I only own the one iPad, myself. But since I have never gotten around to re-selling my old iPhone when I upgraded to the new one, I technically have more than one of those. And then there are iPods other than my phone: one for the car, one that I use as a watch, one that plugs onto my alarm clock and helps wake me up each morning, and I think four spares for the car (because we’ve had more than one stolen from the car over the years). The spares are squirreled away on my desk, so it would take me a bit to find them.

And my husband is worse, because he has more than one iPad he uses regularly (one lives more or less permanently in his bicycle bag. It’s an older one that he salvaged form a junk bin at work where it had a shattered screen and a slightly bent body; he straightened the body, installed a new screen, and may have done some other repairs to it to make it fully functional again).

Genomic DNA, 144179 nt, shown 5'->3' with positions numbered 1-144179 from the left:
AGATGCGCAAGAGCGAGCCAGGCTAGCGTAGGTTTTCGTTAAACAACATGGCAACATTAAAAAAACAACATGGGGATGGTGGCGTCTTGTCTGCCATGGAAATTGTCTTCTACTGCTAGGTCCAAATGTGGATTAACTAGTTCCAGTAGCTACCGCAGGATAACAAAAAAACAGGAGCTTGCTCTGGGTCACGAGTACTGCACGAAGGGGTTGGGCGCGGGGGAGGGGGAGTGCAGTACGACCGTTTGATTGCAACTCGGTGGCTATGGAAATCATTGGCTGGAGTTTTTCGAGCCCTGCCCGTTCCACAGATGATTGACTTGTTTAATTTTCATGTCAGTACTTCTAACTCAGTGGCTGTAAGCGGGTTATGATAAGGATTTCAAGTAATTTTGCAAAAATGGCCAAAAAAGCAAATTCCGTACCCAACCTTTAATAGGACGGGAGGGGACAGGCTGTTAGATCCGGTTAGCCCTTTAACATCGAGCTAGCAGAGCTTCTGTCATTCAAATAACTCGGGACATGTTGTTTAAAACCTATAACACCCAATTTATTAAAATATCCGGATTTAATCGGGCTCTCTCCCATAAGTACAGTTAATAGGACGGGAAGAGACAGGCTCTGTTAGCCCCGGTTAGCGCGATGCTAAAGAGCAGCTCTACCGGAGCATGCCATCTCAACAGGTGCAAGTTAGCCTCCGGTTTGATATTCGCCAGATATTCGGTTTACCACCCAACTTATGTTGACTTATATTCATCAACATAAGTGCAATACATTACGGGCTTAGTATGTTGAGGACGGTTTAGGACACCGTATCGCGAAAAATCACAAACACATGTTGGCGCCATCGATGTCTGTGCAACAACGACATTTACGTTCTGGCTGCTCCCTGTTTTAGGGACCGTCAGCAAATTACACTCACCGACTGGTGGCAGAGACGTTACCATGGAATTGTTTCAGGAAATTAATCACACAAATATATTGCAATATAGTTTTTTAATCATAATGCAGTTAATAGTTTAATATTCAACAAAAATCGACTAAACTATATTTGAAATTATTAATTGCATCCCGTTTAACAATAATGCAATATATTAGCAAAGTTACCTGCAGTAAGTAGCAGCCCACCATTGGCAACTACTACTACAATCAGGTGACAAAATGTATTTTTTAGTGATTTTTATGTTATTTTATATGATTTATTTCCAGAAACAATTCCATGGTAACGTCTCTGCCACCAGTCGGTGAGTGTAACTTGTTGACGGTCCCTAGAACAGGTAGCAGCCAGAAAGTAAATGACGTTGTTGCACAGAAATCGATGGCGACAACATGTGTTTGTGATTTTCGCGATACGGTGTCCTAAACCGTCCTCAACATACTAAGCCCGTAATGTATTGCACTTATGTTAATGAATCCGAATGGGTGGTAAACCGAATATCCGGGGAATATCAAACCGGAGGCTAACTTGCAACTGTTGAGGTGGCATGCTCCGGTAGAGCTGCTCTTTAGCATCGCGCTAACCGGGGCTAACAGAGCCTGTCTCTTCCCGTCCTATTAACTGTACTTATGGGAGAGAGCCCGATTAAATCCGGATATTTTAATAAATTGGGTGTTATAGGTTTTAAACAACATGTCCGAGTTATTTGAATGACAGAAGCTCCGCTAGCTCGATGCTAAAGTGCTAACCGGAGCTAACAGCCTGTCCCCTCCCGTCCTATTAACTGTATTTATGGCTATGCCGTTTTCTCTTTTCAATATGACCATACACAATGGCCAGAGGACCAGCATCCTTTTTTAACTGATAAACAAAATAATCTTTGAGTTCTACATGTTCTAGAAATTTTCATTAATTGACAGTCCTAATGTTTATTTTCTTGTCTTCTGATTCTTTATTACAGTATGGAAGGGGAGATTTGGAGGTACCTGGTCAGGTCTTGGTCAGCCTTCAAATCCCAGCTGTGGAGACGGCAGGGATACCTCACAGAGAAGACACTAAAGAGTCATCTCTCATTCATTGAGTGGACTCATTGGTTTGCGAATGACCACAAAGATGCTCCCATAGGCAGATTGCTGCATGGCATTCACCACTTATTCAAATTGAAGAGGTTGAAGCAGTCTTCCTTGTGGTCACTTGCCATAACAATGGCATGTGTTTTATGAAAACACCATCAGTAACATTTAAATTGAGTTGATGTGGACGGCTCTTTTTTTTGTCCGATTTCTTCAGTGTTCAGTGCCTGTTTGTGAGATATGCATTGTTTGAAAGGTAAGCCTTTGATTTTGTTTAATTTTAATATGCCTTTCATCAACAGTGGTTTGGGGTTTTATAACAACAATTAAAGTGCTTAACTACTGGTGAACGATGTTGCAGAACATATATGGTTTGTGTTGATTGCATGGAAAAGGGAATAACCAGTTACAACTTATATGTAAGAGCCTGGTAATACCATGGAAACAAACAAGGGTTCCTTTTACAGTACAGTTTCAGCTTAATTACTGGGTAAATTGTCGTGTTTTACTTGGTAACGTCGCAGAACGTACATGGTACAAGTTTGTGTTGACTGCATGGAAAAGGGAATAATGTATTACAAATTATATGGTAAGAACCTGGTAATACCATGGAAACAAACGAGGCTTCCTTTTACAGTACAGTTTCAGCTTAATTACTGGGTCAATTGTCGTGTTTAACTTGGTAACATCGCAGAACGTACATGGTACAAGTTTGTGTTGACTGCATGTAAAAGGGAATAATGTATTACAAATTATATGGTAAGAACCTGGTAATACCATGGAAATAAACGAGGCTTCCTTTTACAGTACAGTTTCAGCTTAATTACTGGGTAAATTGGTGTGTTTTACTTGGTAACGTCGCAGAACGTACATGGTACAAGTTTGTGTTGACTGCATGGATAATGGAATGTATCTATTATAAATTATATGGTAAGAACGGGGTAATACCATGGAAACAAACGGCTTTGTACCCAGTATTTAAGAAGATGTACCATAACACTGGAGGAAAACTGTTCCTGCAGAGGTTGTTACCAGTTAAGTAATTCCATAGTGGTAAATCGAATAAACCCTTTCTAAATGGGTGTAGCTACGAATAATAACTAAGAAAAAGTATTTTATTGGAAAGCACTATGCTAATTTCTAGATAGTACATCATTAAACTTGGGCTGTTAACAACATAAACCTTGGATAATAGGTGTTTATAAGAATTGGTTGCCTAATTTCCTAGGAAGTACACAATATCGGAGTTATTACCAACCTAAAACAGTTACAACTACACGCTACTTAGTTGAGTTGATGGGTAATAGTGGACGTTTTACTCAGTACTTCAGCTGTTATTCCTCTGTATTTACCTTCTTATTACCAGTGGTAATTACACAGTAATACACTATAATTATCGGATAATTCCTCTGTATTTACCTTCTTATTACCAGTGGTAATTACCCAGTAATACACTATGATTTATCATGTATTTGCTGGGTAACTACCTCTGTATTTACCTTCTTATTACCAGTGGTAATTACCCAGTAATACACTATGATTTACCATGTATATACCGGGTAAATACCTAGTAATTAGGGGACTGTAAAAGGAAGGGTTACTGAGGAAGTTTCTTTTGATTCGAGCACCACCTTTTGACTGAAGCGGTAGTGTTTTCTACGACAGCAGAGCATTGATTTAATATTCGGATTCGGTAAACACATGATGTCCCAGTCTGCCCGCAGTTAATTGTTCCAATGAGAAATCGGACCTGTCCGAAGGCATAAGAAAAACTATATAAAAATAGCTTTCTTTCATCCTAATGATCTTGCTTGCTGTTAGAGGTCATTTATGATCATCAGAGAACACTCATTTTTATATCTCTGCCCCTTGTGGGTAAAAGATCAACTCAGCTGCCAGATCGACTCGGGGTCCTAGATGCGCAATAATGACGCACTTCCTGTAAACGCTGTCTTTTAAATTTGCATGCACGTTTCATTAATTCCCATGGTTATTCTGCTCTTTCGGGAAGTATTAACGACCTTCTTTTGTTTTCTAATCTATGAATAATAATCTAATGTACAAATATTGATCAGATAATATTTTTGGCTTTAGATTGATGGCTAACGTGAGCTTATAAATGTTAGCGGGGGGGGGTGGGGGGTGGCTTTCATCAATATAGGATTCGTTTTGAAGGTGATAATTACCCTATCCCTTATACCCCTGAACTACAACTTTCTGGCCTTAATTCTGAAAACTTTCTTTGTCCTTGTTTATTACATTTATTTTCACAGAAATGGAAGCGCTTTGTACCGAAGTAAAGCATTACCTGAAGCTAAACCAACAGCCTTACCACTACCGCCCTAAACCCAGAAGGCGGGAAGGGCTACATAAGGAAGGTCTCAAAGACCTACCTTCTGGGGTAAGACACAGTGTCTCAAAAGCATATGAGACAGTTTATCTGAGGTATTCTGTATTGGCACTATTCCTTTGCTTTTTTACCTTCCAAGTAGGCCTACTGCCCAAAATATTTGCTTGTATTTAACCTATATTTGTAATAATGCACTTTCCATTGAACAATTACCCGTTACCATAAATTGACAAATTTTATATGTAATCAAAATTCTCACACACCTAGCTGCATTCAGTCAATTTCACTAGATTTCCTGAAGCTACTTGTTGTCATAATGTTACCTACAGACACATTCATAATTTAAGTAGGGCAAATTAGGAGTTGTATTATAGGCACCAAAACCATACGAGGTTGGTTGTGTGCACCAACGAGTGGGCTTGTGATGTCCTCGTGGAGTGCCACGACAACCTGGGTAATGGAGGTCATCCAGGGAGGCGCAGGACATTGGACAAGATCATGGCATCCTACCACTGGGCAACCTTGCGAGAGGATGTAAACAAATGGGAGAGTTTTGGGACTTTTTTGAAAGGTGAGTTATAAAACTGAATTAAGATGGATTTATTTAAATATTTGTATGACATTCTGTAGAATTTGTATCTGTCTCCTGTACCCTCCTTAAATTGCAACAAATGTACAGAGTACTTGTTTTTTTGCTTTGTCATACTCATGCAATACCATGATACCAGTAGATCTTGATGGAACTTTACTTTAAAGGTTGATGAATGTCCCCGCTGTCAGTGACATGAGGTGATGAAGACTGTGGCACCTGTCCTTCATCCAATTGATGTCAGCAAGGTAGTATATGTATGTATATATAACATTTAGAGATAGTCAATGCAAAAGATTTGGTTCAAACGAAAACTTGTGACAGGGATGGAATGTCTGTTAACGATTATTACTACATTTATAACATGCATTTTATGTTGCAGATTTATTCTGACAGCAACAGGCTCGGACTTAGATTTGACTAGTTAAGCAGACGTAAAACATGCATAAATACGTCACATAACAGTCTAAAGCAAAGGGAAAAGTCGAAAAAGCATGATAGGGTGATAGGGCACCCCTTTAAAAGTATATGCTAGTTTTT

So I should clarify, for people that don’t know, that one of the reasons we are over-supplied in this technology department is because he works for a computer recycler/refurbisher, and he frequently acquires dead or damaged computers, iPods, et cetera, and cobbles together working devices by scavenging parts out of them. And, truth be told, he did that sort of thing before he started working at this place, he just has a slightly more ready supply of the damaged tech to choose from.

But none of that explains my headphone collection. Because I have a bunch of those. Way more than I could reasonably use. I mean, I can only use one pair at a time, right? Well, it’s just easier to have one pair of wireless headphones that I wear from riding the bus to work, walking home, and so forth, and a wired pair kept with my desktop computer. And a wired pair with a good boom microphone for my laptop… and then there were those gorgeous purple headphones I originally bought for the laptop, but their microphone has degraded a bit, and they’re no longer really good for conference calls to work on my work-from-home days, or skype calls with friends; so I had to get the newer pair mentioned previously, but the sound quality for listening is still awesome, and they’re gorgeous purple, so I can’t throw them out!